By configuring these rules, Power BI now knows that any query involving a SUM calculation over the OrderQuantity, or SalesAmount columns in the DQ FACT table can get automatically resolved using the smaller, faster aggregation table.

Image showing how to configure the Manage Aggregation feature.

The value in the Precedence text box can be kept at zero for now. This property gets used when a model has multiple user-defined aggregation tables, and more than one is valid for a given query. The user-defined aggregation table with the higher value in this property gets priority. Ideally, tables with fewer rows should have a higher value in this property.

Step 7 – Check queries are being mapping to the user-defined aggregation table.

Re-run the same query from step two against the updated model. If the mappings defined in the previous step get configured correctly, the output in the Server Timings tab should now show two rows. The first row has “<matchFound>” in the Query column, which means the aggregate table got used. The second row shows that a “Scan” was used instead of “SQL”, implying the storage engine operation involved a table in Import mode.

Notes:

  • The new query only took a total of 10 milliseconds rather than 1.32 seconds for the original query at step 2. This speed improvement reflects that the user-defined aggregation table is three times smaller than the detail table and uses import storage mode rather than the direct query.
  • The DAX calculations in the original measures did not change. Each DAX statement still references the FactInternetSales table.
  • The DAX Query used groups by columns other than the primary key of the DIM table. Any column from the DimDate or DimProduct can get used to group or filter, and Power BI will automatically use the aggregate table.

That’s it

The example shown here demonstrates the basic steps required to configure and test user-defined aggregations in a model. From here, whenever a Power BI Report visual generates a DAX query that can take advantage of the aggregate table, it will.

Adding additional columns to the aggregate table by expanding the TSQL statement (step-1), then mapping the new columns (step-5) should increase the number of times the user-defined aggregation table gets used. The more the aggregation table gets used, the better!

General Notes and checklist reminder

  • The FACT table must be in DQ mode
  • Your DIM tables should be in DUAL storage mode
  • The Aggregate table can be either DQ or IMPORT
  • You can use 1:M relationships between common DIM tables, or use GROUP BY mapping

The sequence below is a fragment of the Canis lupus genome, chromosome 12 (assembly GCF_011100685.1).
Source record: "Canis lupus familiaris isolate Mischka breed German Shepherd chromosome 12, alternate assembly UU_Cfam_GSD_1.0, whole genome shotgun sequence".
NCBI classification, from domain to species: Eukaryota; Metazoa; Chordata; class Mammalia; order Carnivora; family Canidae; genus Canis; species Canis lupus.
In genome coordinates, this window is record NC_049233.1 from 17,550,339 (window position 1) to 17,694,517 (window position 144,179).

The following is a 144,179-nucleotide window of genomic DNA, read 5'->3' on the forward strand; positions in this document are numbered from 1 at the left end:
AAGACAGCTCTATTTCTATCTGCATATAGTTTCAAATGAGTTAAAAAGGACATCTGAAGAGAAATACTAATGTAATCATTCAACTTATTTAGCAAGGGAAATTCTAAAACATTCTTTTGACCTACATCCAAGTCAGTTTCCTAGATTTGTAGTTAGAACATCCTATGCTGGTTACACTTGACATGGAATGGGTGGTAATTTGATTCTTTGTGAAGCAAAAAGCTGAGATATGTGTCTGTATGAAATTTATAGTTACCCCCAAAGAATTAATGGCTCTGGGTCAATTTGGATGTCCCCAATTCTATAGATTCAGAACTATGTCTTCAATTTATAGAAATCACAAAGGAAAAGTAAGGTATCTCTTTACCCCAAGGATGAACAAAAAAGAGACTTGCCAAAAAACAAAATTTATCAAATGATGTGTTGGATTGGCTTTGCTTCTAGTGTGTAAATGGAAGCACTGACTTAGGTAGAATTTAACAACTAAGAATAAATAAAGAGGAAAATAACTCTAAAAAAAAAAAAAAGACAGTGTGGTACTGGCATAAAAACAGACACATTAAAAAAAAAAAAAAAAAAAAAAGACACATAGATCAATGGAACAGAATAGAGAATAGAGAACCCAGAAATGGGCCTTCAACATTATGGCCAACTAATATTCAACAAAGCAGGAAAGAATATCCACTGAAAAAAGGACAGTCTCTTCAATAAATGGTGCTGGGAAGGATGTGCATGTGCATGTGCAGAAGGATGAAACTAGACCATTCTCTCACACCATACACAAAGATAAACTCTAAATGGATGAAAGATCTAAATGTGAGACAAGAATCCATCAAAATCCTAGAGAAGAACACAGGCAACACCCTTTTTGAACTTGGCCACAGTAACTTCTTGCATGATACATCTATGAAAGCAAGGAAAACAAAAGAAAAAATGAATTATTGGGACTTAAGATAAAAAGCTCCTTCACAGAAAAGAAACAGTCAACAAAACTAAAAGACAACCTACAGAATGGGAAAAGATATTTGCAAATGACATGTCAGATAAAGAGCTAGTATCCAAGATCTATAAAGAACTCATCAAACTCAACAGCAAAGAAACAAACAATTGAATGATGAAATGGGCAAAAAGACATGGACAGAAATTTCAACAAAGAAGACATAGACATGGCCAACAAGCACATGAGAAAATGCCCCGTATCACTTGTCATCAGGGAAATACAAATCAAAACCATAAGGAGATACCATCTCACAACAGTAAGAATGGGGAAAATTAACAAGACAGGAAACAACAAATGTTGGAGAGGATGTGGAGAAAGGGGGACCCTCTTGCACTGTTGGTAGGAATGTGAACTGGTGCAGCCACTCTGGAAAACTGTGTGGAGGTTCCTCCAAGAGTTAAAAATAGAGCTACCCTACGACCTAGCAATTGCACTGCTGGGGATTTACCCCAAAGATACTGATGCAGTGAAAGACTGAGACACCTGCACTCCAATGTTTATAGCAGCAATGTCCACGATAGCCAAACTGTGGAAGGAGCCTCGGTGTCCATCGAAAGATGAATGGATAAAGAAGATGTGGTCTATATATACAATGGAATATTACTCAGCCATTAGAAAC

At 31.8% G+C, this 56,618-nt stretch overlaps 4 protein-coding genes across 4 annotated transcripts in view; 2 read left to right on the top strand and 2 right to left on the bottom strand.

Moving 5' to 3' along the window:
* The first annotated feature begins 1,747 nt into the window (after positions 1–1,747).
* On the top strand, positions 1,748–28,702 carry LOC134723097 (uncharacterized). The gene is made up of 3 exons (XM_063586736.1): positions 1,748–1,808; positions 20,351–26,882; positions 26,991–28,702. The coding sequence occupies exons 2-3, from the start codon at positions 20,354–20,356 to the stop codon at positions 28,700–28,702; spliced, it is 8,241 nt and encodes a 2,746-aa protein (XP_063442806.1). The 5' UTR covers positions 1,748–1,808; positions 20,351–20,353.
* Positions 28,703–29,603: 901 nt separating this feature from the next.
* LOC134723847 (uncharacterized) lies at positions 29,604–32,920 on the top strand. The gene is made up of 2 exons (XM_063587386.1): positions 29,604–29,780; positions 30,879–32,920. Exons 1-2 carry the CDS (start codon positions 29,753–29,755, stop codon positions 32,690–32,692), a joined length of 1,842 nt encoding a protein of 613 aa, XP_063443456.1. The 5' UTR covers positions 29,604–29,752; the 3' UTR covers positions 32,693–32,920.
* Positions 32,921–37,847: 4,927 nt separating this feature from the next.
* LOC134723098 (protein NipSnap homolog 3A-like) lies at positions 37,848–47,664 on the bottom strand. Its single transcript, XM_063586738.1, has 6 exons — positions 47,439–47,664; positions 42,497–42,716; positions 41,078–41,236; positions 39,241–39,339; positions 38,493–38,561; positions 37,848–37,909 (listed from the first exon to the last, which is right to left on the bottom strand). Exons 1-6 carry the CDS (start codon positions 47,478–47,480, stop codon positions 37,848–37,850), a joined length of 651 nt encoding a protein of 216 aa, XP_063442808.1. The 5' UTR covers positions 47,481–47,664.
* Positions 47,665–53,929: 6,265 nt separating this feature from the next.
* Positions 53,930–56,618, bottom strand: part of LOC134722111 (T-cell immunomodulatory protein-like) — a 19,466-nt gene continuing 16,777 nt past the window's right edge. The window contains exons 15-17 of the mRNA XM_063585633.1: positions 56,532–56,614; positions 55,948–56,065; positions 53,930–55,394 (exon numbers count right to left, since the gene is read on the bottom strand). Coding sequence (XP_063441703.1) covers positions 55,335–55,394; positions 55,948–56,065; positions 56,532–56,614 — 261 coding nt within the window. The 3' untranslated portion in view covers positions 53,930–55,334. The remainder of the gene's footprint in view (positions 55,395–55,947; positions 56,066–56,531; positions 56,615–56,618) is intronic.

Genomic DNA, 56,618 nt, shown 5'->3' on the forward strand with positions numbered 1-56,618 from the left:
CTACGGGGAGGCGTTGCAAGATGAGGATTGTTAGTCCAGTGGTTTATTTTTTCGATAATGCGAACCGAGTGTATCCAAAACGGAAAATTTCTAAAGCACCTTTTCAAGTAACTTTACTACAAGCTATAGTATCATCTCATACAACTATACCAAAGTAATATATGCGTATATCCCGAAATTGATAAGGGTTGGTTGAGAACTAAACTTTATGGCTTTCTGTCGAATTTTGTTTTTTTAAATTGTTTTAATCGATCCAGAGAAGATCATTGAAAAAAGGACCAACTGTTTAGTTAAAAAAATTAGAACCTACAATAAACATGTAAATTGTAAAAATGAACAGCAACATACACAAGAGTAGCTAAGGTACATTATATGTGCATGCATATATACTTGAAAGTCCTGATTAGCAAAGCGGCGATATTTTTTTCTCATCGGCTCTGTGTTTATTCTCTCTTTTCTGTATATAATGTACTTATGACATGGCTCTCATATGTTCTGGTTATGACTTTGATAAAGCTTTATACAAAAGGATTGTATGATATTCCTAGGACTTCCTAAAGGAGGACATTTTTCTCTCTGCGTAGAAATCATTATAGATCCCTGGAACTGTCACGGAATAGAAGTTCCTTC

• You can have more than one aggregate table in the model
  • Remember to keep your Imported aggregation tables in sync!!

Summary

Adding aggregation tables to a model should significantly improve individual query times and mean much less CPU and IO are required overall. This efficiency has flow-on effects for high concurrency scenarios, and the underlying system can cope with many more users before slowing down.

You can have as many aggregation tables in your model as you like. The rule of thumb I recommend when designing an aggregation strategy is to create as many aggregation tables, so every visual in an important report page hits an aggregation table on the first load. This approach means you need to synchronize data model design to your report, which has many other benefits. Only when users of a report start to drill down on specific visuals should they get to a point where data can no longer get sourced from an aggregate table, and queries escape out to the raw detail level source.

Each Power BI visual generates a single DAX query; however, each DAX query can generate multiple Storage Engine (SE) events. Each SE event is known as a Query Shape, and it is at this level, user-defined aggregation tables get tested to see if they can be matched and used.

An important metric for any aggregation strategy is to monitor the percentage of overall DAX storage engine events that get successfully matched to an aggregation table. A higher value for this metric means users have a better experience. One way to increase this metric is to add aggregation tables.

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Juan García
2 months ago

Excellent read. Thanks for sharing. Is there a reason for the fact table to be DQ and not Import? The documentation that I have read, proposes the import mode for a better user experience (speed) and performance (reduce the number of queries in the data source), especially for large tables (facts). The much smaller lookup tables (dimensions) can be DQ. Surely something I have not understood well

Craig Edwards
Craig Edwards
2 months ago

I’m very frustrated that this only works on a direct query fact table. I import my fact table, and it has 1.2 billion rows. Surely I could benefit from some aggregation. But No!! I have to do it myself, thanks to your excellent blogs on that.